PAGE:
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2020 FCPA Enforcement Actions Suggest Industries Hit Hardest by Coronavirus May Face Increased Risk of Exposure to Anti-Corruption Enforcement


As countries across the globe begin lifting the social and economic restrictions put in place to help “flatten the curve” of the COVID-19 pandemic, companies must remain vigilant in their compliance efforts as they attempt to recoup the massive economic losses suffered as a result of the crisis. In this challenging and uncertain time, it is perhaps even more important that all companies follow the DOJ and SEC guidance regarding the Foreign Corrupt Practices Act (FCPA) compliance and enforcement and that compliance programs be put in place or re-evaluated to make certain that a company will not run afoul of the FCPA. Written compliance procedures, in the form of a general code of conduct and specific anti-corruption compliance policies and procedures, along with strong company-specific risk assessments are necessary. A commitment to continued compliance from senior management along with the establishment of procedures regarding third-party due diligence, confidential reporting of potential violations, as well as for conducting effective internal investigations are of critical importance.

In April, the Asian Development Bank projected that the global costs of the Coronavirus could reach $4.1 trillion – nearly five percent of global gross domestic product.[1] While the full impacts of the COVID-19 pandemic remain largely unknown, one thing is certain – the virus has had, and will continue to have, a devastating impact on the global economy with the energy and oil, travel and entertainment, and healthcare industries bearing the brunt of that burden. Undoubtedly, as world economies begin to reopen, companies in these industries and others will face new challenges as they seek ways to recover the losses they have suffered to date.

In addition to the economic challenges facing companies across these market industries, a review of 2020 enforcement actions brought under the Foreign Corrupt Practices Act (FCPA) suggests that these same industries remain the focus of federal regulators. With mounting pressures to gain traction in the newly reopened global market and the ever-watchful eye of federal regulators, companies must design, implement, and enforce anti-corruption policies which may assist in ensuring that the desire to regain profits and market share is not satiated through unscrupulous means.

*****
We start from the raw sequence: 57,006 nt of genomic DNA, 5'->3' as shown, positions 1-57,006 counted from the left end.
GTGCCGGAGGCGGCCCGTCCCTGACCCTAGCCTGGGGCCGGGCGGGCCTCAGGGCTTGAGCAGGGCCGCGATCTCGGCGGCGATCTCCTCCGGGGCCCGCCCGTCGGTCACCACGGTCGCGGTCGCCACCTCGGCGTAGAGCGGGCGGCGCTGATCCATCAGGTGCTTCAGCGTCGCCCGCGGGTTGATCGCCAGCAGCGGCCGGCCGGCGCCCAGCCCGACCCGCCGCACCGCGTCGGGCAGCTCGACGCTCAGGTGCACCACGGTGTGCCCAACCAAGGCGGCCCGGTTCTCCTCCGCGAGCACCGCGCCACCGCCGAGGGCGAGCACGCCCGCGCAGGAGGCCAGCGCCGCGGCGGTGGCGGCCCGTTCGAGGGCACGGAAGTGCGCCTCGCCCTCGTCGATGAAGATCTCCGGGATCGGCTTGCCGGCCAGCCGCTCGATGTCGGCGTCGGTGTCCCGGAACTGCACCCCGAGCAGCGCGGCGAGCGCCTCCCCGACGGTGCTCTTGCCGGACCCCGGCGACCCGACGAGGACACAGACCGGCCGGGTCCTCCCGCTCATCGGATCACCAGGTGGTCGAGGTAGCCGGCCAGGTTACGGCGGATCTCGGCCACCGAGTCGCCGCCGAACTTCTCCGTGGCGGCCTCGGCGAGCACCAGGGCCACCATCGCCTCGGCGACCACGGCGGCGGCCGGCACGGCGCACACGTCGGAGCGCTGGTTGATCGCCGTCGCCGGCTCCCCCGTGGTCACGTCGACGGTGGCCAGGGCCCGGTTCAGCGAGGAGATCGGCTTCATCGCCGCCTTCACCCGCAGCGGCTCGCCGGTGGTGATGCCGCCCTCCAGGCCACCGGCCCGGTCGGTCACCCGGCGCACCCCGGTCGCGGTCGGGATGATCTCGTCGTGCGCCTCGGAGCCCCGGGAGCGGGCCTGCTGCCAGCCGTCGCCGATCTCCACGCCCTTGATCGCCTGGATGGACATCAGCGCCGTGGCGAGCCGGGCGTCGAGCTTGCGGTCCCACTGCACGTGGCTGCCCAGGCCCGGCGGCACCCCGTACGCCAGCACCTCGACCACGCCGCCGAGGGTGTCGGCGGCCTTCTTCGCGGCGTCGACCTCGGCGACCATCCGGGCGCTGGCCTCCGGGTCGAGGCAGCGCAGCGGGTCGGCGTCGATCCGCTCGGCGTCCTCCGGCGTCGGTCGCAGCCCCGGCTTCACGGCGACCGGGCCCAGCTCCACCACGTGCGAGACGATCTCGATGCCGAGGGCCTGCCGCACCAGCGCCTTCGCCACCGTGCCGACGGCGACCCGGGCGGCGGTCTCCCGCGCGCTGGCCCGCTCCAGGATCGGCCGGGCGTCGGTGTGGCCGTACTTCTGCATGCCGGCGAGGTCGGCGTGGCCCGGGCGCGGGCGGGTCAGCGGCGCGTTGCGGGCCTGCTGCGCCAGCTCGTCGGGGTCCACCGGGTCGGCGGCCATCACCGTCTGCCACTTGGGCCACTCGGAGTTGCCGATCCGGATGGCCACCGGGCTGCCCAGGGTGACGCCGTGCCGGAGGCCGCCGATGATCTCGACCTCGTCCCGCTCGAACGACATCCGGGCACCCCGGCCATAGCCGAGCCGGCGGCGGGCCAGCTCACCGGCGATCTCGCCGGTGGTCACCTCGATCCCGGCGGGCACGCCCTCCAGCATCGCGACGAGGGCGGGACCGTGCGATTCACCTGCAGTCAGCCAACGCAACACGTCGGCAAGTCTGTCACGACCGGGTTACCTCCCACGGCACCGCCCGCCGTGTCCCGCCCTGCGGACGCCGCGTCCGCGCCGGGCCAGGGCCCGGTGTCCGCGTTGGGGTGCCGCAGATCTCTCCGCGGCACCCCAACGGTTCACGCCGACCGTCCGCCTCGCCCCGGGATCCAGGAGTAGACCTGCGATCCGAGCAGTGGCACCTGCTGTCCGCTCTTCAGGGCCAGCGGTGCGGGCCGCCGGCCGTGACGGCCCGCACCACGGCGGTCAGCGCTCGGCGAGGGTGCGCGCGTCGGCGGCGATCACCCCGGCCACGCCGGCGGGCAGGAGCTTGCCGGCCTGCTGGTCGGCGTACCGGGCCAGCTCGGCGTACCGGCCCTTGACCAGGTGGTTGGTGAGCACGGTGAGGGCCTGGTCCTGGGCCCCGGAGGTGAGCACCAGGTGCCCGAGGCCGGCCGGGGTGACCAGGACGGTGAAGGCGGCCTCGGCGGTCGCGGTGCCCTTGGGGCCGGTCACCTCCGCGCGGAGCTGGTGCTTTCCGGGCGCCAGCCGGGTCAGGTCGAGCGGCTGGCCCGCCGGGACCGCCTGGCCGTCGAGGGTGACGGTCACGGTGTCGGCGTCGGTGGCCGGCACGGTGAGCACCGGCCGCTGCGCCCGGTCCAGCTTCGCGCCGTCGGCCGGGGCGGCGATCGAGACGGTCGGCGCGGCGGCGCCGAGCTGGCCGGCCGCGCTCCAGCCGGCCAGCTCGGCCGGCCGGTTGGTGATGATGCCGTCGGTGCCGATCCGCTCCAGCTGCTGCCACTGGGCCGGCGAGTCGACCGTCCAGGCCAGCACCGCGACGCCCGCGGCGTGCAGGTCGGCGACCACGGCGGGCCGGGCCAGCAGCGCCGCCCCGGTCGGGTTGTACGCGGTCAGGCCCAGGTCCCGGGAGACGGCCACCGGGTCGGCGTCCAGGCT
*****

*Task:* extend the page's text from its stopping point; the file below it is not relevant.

Energy / Oil

As citizens across the world shelter-in-place, the Coronavirus has had a devastating impact on the global demand for oil – with some experts suggesting the industry may never fully recover.[2]  As 187 countries and territories enacted efforts to flatten the curve, the International Energy Agency expects global oil demand to fall by a record 9.3 million barrels per day in 2020.[3]  This global lack of demand for crude oil, and its economic impact on energy companies, was only exacerbated by the temporary dispute between Russia and Saudi Arabia in the global oil market. In March, Russia refused to agree with OPEC’s proposal to cut production amid the Coronavirus pandemic and, days later, Saudi Arabia slashed its April official selling price by $6-$8 per barrel. All of these forces working in unison to depress global oil prices led, in April, to prices turning negative with the price of a barrel of West Texas intermediate, the benchmark for US oil, falling as low as minus $37.63 a barrel.

Given the impact of the global decrease in oil prices and the threat of a prolonged recovery in the energy markets, companies are now faced with the question of when, and through which methods, their revenues and markets will stabilize and, perhaps, even rebound. To that end, compliance departments across the energy sector must ensure that their methods, policies, and procedures are thorough and rigorous.